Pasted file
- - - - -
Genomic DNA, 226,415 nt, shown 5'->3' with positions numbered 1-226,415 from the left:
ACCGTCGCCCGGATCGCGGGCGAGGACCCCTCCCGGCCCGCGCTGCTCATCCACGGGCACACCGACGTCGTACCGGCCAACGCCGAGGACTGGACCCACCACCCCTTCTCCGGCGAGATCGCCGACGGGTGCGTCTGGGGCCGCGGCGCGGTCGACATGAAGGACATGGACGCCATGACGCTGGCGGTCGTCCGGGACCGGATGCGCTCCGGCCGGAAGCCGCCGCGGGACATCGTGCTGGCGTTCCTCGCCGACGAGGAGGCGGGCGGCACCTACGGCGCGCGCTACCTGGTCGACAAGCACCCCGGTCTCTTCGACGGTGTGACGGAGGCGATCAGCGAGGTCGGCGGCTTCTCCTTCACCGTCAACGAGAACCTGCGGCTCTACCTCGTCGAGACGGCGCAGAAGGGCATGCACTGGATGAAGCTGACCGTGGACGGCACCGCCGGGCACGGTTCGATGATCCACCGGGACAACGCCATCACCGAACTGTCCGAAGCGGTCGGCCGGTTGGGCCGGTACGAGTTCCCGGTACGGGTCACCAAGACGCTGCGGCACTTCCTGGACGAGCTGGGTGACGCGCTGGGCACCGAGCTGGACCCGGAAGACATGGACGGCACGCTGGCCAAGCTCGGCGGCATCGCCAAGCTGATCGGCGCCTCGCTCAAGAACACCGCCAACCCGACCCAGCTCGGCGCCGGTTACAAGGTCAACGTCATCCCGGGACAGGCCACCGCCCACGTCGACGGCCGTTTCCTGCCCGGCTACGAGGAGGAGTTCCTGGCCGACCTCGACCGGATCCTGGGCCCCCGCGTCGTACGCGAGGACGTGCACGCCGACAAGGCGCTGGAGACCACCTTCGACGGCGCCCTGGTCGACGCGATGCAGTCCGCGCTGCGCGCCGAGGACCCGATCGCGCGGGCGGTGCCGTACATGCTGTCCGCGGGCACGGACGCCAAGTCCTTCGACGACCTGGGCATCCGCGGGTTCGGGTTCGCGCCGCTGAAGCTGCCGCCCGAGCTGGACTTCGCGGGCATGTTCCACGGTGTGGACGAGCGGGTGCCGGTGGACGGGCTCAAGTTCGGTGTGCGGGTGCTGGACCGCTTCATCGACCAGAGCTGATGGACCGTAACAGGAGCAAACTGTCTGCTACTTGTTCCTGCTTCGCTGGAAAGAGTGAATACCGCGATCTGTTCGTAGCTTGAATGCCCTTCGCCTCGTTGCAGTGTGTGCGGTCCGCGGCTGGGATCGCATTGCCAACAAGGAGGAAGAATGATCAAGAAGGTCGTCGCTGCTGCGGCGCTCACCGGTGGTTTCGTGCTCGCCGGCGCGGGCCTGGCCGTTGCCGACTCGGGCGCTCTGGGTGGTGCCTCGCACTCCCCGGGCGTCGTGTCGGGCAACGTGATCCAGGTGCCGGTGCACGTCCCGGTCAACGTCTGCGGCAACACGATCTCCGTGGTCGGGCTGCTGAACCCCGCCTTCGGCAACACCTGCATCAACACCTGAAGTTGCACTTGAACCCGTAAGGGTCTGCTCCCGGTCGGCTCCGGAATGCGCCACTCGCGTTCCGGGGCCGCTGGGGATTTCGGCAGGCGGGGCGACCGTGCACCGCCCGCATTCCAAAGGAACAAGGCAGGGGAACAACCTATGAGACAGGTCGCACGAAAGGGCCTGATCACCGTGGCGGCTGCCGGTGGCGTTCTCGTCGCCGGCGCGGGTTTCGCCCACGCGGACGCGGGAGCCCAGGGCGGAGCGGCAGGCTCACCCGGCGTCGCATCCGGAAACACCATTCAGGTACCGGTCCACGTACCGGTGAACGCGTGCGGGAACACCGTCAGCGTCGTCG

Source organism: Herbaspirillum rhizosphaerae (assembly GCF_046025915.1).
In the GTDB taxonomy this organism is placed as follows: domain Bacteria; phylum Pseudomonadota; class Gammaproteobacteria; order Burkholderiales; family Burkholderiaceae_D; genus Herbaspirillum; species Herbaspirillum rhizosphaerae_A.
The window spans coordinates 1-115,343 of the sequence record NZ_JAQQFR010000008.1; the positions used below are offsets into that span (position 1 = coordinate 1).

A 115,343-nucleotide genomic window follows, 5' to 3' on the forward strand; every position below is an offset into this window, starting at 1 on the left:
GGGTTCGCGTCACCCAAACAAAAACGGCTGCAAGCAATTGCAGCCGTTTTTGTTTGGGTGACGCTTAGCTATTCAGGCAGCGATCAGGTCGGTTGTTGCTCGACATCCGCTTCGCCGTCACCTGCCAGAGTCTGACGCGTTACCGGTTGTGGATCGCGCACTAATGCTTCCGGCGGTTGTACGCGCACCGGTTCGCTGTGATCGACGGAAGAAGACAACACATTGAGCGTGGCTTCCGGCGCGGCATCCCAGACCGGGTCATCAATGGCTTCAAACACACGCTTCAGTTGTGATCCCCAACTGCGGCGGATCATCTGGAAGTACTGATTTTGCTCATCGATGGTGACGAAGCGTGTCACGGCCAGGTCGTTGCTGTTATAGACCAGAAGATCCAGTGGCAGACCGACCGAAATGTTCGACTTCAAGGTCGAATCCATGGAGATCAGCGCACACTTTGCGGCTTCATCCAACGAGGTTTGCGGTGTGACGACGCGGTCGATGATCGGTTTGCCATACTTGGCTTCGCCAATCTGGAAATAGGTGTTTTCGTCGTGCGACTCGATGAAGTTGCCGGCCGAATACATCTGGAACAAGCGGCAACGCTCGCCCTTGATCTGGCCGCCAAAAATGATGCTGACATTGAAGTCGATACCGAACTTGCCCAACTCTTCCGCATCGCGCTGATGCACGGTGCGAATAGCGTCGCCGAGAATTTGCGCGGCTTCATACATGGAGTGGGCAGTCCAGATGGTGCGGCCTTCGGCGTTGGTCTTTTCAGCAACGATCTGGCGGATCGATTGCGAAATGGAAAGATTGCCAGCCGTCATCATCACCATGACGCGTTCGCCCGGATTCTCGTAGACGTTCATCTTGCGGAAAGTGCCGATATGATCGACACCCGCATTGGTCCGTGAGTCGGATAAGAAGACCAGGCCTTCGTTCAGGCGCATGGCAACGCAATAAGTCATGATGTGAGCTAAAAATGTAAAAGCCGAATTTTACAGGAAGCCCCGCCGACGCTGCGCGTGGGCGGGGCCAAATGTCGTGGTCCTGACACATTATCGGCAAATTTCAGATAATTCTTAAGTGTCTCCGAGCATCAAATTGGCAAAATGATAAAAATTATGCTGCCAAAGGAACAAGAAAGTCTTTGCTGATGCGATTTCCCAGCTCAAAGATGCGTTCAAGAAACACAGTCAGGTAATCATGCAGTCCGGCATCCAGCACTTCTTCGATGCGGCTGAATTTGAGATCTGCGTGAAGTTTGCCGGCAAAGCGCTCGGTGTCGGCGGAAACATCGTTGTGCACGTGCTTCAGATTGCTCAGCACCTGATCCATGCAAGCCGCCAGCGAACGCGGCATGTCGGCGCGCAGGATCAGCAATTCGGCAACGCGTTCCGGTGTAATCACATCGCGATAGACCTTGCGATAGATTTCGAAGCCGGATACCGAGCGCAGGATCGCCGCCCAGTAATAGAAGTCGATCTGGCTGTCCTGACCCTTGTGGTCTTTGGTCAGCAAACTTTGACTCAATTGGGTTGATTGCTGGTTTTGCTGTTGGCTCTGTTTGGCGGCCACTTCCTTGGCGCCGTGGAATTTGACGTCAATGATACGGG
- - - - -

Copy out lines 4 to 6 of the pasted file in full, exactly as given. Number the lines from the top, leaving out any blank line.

In the GTDB taxonomy this organism is placed as follows: domain Bacteria; phylum Pseudomonadota; class Gammaproteobacteria; order Burkholderiales; family Burkholderiaceae_D; genus Herbaspirillum; species Herbaspirillum rhizosphaerae_A.
The window spans coordinates 1-115,343 of the sequence record NZ_JAQQFR010000008.1; the positions used below are offsets into that span (position 1 = coordinate 1).

A 115,343-nucleotide genomic window follows, 5' to 3' on the forward strand; every position below is an offset into this window, starting at 1 on the left: